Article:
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November 20th, 2019

Insight

The Republican choice: Get over the animosity toward Cruz --- or get Trump

Jennifer Rubin

By Jennifer Rubin

Published April 13, 2016

It is ironic that some of the adults in the GOP who have inveighed against dysfunction brought on by backbencher extremists like the Freedom Caucus and urged pragmatic compromise in the face of criticism from Sen. Ted Cruz, R-Texas, are now acting more like the all-or-nothing crowd they once denounced. The Wall Street Journal editorial board recounts:


"Across the 2011 debt ceiling showdown, the 2013 ObamaCare shutdown that Mr. Cruz engineered, and the various budget deals, anyone who recognized the limits of political possibility with a liberal President was smeared as lacking philosophical conviction. When these gambits inevitably failed, he blamed the establishment for that too."


Fair enough. And we have no bones to pick on this front either: "Outflanked by Mr. [Donald] Trump, the Texas Senator let himself be dragged further toward positions that alienate much of the GOP and American mainstream. On immigration he criticized Mr. Trump not for mass deportation but because Mr. Trump suggested he might let some of the deported re-enter legally." But, the rejoinder must be: So what?

Unless there is some other vehicle for getting to a contested convention (i.e. defeating Trump), Cruz would argue that it is time to make one of those pragmatic decisions and vote for him in the remaining primaries. At the convention, we have argued, it is not impossible to come up with an alternative to the three current candidates, but it is unlikely.

Likewise, Carl M. Cannon reminds us:


"But for many prominent Republicans, having to choose between Ted Cruz and Donald Trump is an exquisite form of torture. Cruz's colleagues find him officious, selfish, and maddening. They doubt his sincerity. They hate how he grandstands. They despise him for impugning the integrity of his own party leaders."


Who can quibble with that? And yet, Cruz is the alternative right now to Trump. ("But as the July convention draws closer with Cruz having the only chance to catch Trump in the delegate count, the Republican establishment is realizing that it does matter. [Sen. Lindsey] Graham himself endorsed Cruz, one of five former 2016 presidential candidates to do so.")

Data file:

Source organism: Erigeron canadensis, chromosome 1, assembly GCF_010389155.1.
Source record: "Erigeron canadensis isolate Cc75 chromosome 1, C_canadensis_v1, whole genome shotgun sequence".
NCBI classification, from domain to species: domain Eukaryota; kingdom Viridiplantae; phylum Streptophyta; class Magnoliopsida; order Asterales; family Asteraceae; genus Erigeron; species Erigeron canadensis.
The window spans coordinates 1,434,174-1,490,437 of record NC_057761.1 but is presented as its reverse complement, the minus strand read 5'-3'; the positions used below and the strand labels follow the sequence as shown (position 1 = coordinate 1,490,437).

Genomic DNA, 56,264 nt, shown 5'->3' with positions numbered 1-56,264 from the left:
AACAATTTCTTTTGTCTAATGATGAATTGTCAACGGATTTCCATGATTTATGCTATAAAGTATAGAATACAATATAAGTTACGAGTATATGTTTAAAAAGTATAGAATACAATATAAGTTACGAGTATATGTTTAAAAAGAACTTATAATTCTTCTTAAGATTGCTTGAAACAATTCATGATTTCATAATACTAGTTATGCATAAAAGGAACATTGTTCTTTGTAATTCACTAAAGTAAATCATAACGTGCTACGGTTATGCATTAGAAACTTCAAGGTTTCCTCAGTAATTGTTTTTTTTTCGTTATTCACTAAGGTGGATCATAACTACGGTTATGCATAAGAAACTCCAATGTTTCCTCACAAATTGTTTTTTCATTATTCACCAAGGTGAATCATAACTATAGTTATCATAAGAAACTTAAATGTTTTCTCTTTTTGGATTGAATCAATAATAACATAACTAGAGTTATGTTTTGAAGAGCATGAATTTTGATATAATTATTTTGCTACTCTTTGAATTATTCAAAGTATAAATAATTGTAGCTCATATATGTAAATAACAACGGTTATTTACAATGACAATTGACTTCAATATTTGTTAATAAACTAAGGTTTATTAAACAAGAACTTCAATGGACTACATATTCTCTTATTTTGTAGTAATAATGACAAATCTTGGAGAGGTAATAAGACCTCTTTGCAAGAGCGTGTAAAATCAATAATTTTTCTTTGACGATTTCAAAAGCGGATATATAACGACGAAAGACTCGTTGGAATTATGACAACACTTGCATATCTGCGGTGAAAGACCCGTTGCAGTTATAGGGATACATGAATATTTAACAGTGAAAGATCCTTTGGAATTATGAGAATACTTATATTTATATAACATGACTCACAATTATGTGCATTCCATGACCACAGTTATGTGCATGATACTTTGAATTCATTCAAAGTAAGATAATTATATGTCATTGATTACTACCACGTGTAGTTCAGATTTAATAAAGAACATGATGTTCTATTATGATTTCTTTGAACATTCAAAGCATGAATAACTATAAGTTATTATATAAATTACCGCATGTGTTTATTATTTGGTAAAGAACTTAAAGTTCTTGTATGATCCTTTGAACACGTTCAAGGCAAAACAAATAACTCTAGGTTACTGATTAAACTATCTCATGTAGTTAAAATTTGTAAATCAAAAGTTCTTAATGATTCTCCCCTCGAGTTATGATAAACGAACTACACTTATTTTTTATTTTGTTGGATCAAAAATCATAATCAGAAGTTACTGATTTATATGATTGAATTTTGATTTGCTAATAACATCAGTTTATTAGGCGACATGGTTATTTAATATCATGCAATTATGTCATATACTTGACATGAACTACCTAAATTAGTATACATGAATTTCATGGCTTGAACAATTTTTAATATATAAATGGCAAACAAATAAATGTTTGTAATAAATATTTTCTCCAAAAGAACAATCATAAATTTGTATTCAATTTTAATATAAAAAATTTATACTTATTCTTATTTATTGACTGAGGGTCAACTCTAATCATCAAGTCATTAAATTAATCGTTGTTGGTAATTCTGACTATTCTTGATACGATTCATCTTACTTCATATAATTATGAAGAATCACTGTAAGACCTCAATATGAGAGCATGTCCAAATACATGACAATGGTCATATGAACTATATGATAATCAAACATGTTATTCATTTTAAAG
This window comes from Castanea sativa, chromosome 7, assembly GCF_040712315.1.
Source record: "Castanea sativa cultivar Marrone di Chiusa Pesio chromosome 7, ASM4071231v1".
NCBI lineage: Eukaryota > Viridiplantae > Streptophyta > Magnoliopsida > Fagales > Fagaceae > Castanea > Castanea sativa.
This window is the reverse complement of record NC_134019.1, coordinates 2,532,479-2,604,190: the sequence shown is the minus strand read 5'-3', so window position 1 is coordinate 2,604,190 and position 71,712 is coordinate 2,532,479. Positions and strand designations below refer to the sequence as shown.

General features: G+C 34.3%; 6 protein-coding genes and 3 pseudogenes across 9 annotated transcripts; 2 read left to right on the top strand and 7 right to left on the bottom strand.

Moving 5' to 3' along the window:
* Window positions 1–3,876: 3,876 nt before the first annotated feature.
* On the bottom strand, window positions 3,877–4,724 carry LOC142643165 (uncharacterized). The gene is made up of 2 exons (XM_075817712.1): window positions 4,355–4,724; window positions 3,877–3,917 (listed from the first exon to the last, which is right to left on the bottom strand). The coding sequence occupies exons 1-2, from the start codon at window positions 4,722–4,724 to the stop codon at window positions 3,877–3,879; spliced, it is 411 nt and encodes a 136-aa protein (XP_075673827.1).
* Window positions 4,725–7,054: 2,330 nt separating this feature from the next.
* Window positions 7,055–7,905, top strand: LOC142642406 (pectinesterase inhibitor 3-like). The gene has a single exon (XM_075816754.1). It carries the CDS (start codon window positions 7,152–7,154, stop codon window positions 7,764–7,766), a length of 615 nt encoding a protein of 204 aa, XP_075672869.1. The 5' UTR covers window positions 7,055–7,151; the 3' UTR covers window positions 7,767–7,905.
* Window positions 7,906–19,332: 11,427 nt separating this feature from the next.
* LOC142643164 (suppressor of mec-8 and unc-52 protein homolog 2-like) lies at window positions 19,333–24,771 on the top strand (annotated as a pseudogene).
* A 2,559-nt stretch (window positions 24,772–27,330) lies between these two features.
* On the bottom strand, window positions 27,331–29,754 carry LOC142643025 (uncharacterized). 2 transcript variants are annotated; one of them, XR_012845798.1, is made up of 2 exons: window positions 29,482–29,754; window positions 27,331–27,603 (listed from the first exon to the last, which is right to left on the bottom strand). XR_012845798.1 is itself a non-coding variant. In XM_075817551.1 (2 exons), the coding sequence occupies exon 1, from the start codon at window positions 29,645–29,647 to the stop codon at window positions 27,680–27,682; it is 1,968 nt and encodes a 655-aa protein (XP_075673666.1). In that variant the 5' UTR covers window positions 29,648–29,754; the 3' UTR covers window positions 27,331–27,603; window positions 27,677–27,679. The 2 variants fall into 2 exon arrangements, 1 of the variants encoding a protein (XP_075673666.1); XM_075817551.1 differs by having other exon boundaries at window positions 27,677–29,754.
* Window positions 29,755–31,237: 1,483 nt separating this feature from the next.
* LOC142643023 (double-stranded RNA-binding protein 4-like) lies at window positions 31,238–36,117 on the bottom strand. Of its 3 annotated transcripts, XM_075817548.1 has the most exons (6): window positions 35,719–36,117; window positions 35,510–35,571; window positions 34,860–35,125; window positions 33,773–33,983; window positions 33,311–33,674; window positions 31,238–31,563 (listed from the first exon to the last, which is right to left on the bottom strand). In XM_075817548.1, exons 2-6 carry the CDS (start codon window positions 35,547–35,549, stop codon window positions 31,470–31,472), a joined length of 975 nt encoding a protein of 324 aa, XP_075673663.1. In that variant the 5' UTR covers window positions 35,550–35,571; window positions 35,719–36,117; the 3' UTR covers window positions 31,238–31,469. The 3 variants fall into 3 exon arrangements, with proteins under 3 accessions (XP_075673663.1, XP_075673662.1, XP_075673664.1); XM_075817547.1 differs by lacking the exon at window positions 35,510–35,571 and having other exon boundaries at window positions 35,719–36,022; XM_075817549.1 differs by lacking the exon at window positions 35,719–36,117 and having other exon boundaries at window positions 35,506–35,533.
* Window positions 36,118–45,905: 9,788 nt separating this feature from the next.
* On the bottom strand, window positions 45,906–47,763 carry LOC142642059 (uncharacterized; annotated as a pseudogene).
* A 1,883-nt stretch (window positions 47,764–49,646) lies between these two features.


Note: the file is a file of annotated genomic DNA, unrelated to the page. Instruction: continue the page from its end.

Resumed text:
Mainstream Republicans who put up with attacks on perfectly honorable Republican leaders, with talk radio hosts spinning fiction about how they sold out the base and with holier-than-thou Beltway groups like Heritage Action impugning their conservative credentials, are understandably perturbed. But to insist on some magical solution to their Trump problem other than the only currently available choice (Cruz) would be as self-destructive as the 2013 shutdown.



Ironically, Cruz is now doing what he has decried in the past. He's talking practicalities, asking for fellow Republicans to think rationally about the race. He told the Republican Jewish Coalition over the weekend:


"Many of you started with someone else. . . . And one of the things we are working very much to do is welcome everyone who supported someone else, welcome them with open arms."


He continued:


"Sixty-five to 70 percent of Republican recognize nominating Donald Trump will be a disaster and hands the general election to Hillary Clinton. If we can unite the 65-70 percent of Republicans we win. If not we lose." Asked about social issues, he said" "Tone matters a lot. . . . I am not running to be pastor in chief."


He vowed to fight on the "terrain" of the Little Sisters of the Poor (i.e. Obamacare's mandate on contraception) -- an issue on which most Americans would be more sympathetic. On gay marriage, he said he favored a "diversity of views," namely allowing states to decide. (That ship sailed with the Supreme Court, but Cruz was suggesting that he would fight smart, not in ways that would infuriate a large segment of voters.)

Cruz is now practicing what his former Republican critics preach: He is touting the value of a concrete agenda and speaking in the context of real-world choices. His past and current critics would say this is "opportunism," but one man's opportunism is another's flexibility or pragmatism. Cruz, by necessity, has learned that the inflexible, antagonistic Cruz cannot win a primary, let alone a general election. He has, as the liberals like to say, "evolved." His GOP critics are entitled to be skeptical and even annoyed, but by the same token, they should recognize that Cruz is savvy enough to adapt and adjust to changed circumstances. More important, he is the only means of stopping Trump from getting to 1,237 delegates.

While the chances of someone other than Cruz or Trump coming out of the convention as a nominee are slight, as a delegate I would ask, "Who've you got in mind?" At that point, everyone can take a shot at finagling the rules and winning over the delegates. Until then, everyone will need to get over any (understandable) resentment toward Cruz.

Otherwise Trump will be the nominee, and the results will be devastating to Republicans at all levels.

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